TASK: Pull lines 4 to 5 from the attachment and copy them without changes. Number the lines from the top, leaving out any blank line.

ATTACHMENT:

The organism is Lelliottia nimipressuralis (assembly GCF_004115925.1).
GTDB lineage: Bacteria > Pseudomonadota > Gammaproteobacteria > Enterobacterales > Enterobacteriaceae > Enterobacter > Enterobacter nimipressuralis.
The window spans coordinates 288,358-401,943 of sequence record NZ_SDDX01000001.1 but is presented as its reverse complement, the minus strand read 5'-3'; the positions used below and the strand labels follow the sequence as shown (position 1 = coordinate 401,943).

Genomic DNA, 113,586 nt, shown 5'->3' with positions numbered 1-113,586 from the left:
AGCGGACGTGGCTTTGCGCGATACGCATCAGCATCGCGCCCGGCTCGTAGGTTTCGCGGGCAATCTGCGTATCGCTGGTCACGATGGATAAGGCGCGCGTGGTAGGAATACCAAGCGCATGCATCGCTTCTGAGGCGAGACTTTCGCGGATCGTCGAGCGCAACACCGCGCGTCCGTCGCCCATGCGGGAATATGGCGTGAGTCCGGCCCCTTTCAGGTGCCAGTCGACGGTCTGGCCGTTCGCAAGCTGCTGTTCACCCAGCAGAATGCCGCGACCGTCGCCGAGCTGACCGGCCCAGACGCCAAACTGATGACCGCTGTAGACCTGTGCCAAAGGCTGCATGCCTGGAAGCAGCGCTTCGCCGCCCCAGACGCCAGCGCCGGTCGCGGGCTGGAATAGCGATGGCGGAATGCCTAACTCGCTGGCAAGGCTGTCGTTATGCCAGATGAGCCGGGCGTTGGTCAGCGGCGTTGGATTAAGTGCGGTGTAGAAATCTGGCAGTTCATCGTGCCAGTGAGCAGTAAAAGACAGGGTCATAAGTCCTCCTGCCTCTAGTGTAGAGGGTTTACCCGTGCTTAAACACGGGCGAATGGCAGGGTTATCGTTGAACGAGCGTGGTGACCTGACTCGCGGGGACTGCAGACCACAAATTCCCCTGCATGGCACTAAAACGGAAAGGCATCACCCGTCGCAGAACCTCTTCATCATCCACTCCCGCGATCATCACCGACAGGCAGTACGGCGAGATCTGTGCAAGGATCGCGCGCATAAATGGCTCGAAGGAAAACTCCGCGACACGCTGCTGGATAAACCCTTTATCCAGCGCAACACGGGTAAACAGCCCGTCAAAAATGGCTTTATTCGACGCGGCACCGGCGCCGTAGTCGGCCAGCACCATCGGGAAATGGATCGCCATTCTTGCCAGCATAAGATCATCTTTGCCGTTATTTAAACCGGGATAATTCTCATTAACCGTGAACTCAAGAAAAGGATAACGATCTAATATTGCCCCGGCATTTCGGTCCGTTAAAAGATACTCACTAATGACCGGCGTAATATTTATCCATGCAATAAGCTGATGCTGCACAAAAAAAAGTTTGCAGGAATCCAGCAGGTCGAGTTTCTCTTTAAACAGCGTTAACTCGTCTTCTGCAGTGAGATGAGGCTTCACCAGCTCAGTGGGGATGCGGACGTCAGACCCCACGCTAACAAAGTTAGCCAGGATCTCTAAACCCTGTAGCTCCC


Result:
Genomic DNA, 113,586 nt, shown 5'->3' with positions numbered 1-113,586 from the left:
AGCGGACGTGGCTTTGCGCGATACGCATCAGCATCGCGCCCGGCTCGTAGGTTTCGCGGGCAATCTGCGTATCGCTGGTCACGATGGATAAGGCGCGCGTGGTAGGAATACCAAGCGCATGCATCGCTTCTGAGGCGAGACTTTCGCGGATCGTCGAGCGCAACACCGCGCGTCCGTCGCCCATGCGGGAATATGGCGTGAGTCCGGCCCCTTTCAGGTGCCAGTCGACGGTCTGGCCGTTCGCAAGCTGCTGTTCACCCAGCAGAATGCCGCGACCGTCGCCGAGCTGACCGGCCCAGACGCCAAACTGATGACCGCTGTAGACCTGTGCCAAAGGCTGCATGCCTGGAAGCAGCGCTTCGCCGCCCCAGACGCCAGCGCCGGTCGCGGGCTGGAATAGCGATGGCGGAATGCCTAACTCGCTGGCAAGGCTGTCGTTATGCCAGATGAGCCGGGCGTTGGTCAGCGGCGTTGGATTAAGTGCGGTGTAGAAATCTGGCAGTTCATCGTGCCAGTGAGCAGTAAAAGACAGGGTCATAAGTCCTCCTGCCTCTAGTGTAGAGGGTTTACCCGTGCTTAAACACGGGCGAATGGCAGGGTTATCGTTGAACGAGCGTGGTGACCTGACTCGCGGGGACTGCAGACCACAAATTCCCCTGCATGGCACTAAAACGGAAAGGCATCACCCGTCGCAGAACCTCTTCATCATCCACTCCCGCGATCATCACCGACAGGCAGTACGGCGAGATCTGTGCAAGGATCGCGCGCATAAATGGCTCGAAGGAAAACTCCGCGACACGCTGCTGGATAAACCCTTTATCCAGCGCAACACGGGTAAACAGCCCGTCAAAAATGGCTTTATTCGACGCGGCACCGGCGCCGTAGTCGGCCAGCACCATCGGGAAATGGATCGCCATTCTTGCCAGCATAAGATCATCTTTGCCGTTATTTAAACCGGGATAATTCTCATTAACCGTGAACTCAAGAAAAGGATAACGATCTAATATTGCCCCGGCATTTCGGTCCGTTAAAAGATACTCACTAATGACCGGCGTAATATTTATCCATGCAATAAGCTGATGCTGCACAAAAAAAAGTTTGCAGGAATCCAGCAGGTCGAGTTTCTCTTTAAACAGCGTTAACTCGTCTTCTGCAGTGAGATGAGGCTTCACCAGCTCAGTGGGGATGCGGACGTCAGACCCCACGCTAACAAAGTTAGCCAGGATCTCTAAACCCTGTAGCTCCC